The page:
By Bill Parry
After 34 years on the job, Lt. David Lim decided it was time for the final roll call last Thursday at LaGuardia Airport and retirement from the Port Authority Police Department.
He was the only police officer among the 16 survivors rescued from the rubble of the North Tower on 9/11.
“We did everything we could during the greatest rescue in American history,” Lim said. “Of course, everyone talks about the nearly 3,000 we lost that day, but I always talk of the thousands we saved, the thousands that made it out of those buildings alive.”
Lim was partners with Sirius, a bomb-detecting yellow Labrador retriever, on that morning. After placing Sirius in a basement kennel, he raced up to the 34th floor when he heard the South Tower collapse.
Lim began moving people down Stairwell B at a faster pace, fearing the building would suffer the same fate. When he arrived on the fifth floor, he joined firefighters from Ladder Co. 6 helping Josephine Harris, a grandmother who had become exhausted after descending from the 77th floor.
“I had just grabbed one of her arms when it happened,” Lim said. “It was a horrible windstorm with the sound of an onrushing train as a hundred floors pancaked above me. The compression of air felt like a hurricane. I thought I was dead when it was over. I coughed out dust and realized dead men don’t cough.”
Lim, 12 firefighters and three civilians had survived the collapse as the shell of Stairwell B held up under the debris of 110 floors. Lim realized he still had his cellphone and began calling for help, and five hours later they were found by Ladder Co. 43.
Lim was said to have rescued hundreds of civilians that day but he was haunted by the loss of Sirius in the collapse.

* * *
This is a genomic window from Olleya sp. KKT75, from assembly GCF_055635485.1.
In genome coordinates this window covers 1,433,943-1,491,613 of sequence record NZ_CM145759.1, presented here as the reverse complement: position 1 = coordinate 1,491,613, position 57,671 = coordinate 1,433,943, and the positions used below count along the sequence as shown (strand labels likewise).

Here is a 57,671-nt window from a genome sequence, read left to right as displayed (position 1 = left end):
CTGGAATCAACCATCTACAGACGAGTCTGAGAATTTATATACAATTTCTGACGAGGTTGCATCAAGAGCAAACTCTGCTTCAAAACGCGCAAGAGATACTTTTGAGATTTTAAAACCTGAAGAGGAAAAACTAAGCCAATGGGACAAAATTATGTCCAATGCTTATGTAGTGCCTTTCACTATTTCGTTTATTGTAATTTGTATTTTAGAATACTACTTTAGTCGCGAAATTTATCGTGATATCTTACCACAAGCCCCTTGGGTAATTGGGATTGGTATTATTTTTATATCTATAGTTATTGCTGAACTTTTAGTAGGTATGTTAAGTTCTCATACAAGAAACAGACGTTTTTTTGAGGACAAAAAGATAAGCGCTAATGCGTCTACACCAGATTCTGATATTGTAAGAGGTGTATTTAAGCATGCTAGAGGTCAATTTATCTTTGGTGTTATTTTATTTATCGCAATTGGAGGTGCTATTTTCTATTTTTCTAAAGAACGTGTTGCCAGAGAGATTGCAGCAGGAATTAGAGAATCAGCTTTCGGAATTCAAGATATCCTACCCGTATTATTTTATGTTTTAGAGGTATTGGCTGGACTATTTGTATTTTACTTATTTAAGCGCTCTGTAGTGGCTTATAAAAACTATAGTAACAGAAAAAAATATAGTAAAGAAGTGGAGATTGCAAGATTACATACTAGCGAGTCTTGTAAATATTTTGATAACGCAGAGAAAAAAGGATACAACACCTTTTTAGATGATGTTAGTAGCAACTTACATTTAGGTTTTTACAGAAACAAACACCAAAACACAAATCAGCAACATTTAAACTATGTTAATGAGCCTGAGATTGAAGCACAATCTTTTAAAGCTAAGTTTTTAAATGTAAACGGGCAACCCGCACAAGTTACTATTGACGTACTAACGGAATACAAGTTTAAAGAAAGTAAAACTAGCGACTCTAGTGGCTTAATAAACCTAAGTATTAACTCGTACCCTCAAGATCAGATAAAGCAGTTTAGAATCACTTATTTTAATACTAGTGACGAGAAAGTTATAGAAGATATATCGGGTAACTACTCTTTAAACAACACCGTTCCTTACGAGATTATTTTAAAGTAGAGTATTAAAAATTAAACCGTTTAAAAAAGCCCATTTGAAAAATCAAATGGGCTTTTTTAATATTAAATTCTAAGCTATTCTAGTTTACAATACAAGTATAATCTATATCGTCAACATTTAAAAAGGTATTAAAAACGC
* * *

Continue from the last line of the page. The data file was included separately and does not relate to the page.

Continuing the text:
“There were no bombs and he wasn’t a rescue dog, so I put him in the kennel before going up,” he said. “My dog was killed that day, I should say murdered. My dog was murdered that day.”
Sirius was pulled from the pile and given a hero’s removal four months later.
“Everything came to a stop, everyone saluted as they brought my dog out with an American flag over the body bag,” he said.
Lim already had 22 years of service with the PAPD but did not give retirement a thought.
“I wasn’t going to let some knucklehead in Afghanistan dictate to me when I was going to retire. Even after we killed him I stayed on, but now it’s time to pass the torch to the next generation,” he said.
Lim knew he wanted to be a cop when he grew up in Far Rockaway. His parents, immigrants from China, had a family-run restaurant on Beach 20th Street.
“I started learning on my very first day at the academy and I never stopped learning throughout those 34 years. I hope I’ve done a good job passing it all to the next generation of officers,” he said.
Lim became an iconic figure in the Asian community in the years since 9/11.
“It was brought to my attention that I was the only Asian police officer to survive that day. I knew I had become an influence when a young man heard a speech I gave in San Francisco and joined the police department,” he said.
More than 30,000 people attended an appearance Lim made at an Asian cultural festival in Denver, Colorado.
Lim, his wife and two children have not made long-range plans for his retirement, but he knows how they will spend the summer.
“We’re going to follow our [New York] Mets around the country,” he said.
Reach reporter Bill Parry by e-mail at email@example.com or by phone at 718-260-4538.